And here’s the rub - alternative fibres come with a premium price tag attached. What’s more, sometimes they can’t match their mainstream competitors when it comes to a range of performance properties, says Spikyers. Take fibres like Ingeo, made from poly(lactic acid) or PLA. ’PLA fibres are the biggest player,’ says Spikyers, ’but they are so far only used in niche markets because they cost several times more than regular polyester and their performance properties are not so good. The problem is that the melting point of the polymer is lower and this sets limitations on its production and its applications. For example, ironing temperatures are limited.’
There are drawbacks, agrees Fletcher. ’But, what’s critical is that something is being done - people are taking action and making changes to meet the goal of sustainability.’
Image is everything
Given time and more investment, both Fletcher and Spikyers agree that these products will match their natural competition. But launching any new fibre into an already crowded marketplace is difficult. ’I think the niche perception - all sustainable clothes are beige or can’t be washed enough - is changing,’ says Fletcher. ’There’s a buzz around alternative materials at trend shows.’
Companies like NatureWorks are prepared to wait. ’Polyester took many years to break through because in the beginning, nobody understood how to process and dye it,’ says Charon. ’The apparel industry is always hungry for new ideas and products that can offer new aesthetics or performance benefits. Once these are tested and applied, the industry relies on good communication throughout the chain to take this message of innovation to the end consumer.’
Marketing these fibres is critical. ’It can be very hard for the "green" voices to be heard; they can be marginalised and overwhelmed by the mainstream,’ says Sandy MacLennan, textile designer and developer. That’s why he teamed up with Giusy Bettoni, a marketing and PR consultant, to launch Class (Creativity, Lifestyle and Sustainable Synergy) last September at Milan Fashion Week, which brings these niche products together under one umbrella.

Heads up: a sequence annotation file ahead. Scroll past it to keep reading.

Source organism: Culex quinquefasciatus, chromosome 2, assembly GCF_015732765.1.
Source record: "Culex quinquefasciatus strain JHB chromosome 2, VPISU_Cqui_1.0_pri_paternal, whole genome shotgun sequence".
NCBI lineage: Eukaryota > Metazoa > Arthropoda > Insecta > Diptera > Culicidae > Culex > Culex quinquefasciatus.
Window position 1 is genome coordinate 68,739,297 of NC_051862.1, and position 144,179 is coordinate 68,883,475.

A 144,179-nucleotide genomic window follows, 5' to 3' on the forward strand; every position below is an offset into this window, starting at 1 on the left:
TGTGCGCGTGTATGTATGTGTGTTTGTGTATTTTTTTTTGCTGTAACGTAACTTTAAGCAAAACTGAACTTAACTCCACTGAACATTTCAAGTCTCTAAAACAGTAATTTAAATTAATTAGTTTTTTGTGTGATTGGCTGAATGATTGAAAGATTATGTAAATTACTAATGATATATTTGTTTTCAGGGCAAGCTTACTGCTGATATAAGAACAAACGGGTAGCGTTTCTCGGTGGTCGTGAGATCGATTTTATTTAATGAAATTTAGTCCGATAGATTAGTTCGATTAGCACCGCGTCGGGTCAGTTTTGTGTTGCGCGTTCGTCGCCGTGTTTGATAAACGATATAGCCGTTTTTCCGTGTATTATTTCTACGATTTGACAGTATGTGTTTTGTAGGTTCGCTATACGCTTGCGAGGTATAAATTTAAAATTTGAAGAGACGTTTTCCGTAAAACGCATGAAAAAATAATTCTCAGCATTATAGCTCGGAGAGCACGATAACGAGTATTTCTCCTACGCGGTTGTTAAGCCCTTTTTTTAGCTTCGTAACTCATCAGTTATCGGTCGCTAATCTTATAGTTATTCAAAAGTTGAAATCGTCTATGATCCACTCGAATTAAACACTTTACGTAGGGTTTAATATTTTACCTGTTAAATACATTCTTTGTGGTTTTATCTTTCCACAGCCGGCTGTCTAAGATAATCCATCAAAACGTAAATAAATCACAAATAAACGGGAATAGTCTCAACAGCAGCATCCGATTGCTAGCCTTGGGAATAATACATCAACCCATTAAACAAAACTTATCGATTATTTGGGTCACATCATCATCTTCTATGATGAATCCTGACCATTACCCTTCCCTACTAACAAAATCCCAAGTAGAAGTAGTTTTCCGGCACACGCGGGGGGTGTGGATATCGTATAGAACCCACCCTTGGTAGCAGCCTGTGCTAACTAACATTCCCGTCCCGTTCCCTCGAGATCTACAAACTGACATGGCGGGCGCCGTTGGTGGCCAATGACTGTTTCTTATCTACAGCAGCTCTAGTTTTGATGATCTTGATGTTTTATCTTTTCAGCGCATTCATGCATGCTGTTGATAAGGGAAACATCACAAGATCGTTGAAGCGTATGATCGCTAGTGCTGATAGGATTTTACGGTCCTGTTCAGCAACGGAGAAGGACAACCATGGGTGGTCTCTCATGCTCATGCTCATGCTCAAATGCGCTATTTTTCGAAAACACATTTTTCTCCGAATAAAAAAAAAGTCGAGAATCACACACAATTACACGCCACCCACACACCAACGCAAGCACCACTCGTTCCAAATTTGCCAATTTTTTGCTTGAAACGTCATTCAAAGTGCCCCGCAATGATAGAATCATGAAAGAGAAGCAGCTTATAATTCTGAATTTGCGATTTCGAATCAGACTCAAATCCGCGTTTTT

’Producers of sustainable fabrics can find it hard to get their fabrics seen by designers, and designers can struggle to source environmentally friendly fabrics,’ explains MacLellan. ’Class aims to get each side talking to the other. Producers get a chance to show off their latest "green" fabrics fresh out of the lab, and designers get a one-stop shop in our showroom in Milan.’
Producers can also take advantage of marketing advice in the drive to make sustainability chic. But the bottom line from the designers is: clothes have to perform well and look good to survive the market.
To be included in Class, manufacturers don’t have to tick all the ’green’ boxes. They just need to have taken one or more steps in the right direction, whether that’s improving their manufacturing processes or raw materials sourcing, or developing organic dyes. ’This is a developmental journey, bringing these products towards the market,’ explains MacLellan. ’But I am convinced that there will be a shift in the future where these responsible products are the norm.’
NatureWorks - a joint venture between Cargill of the US and Teijin of Japan - is one of Class’s partners. It launched Ingeo in 2003 as the world’s first man-made fibre derived from annually renewable resources (corn in this case).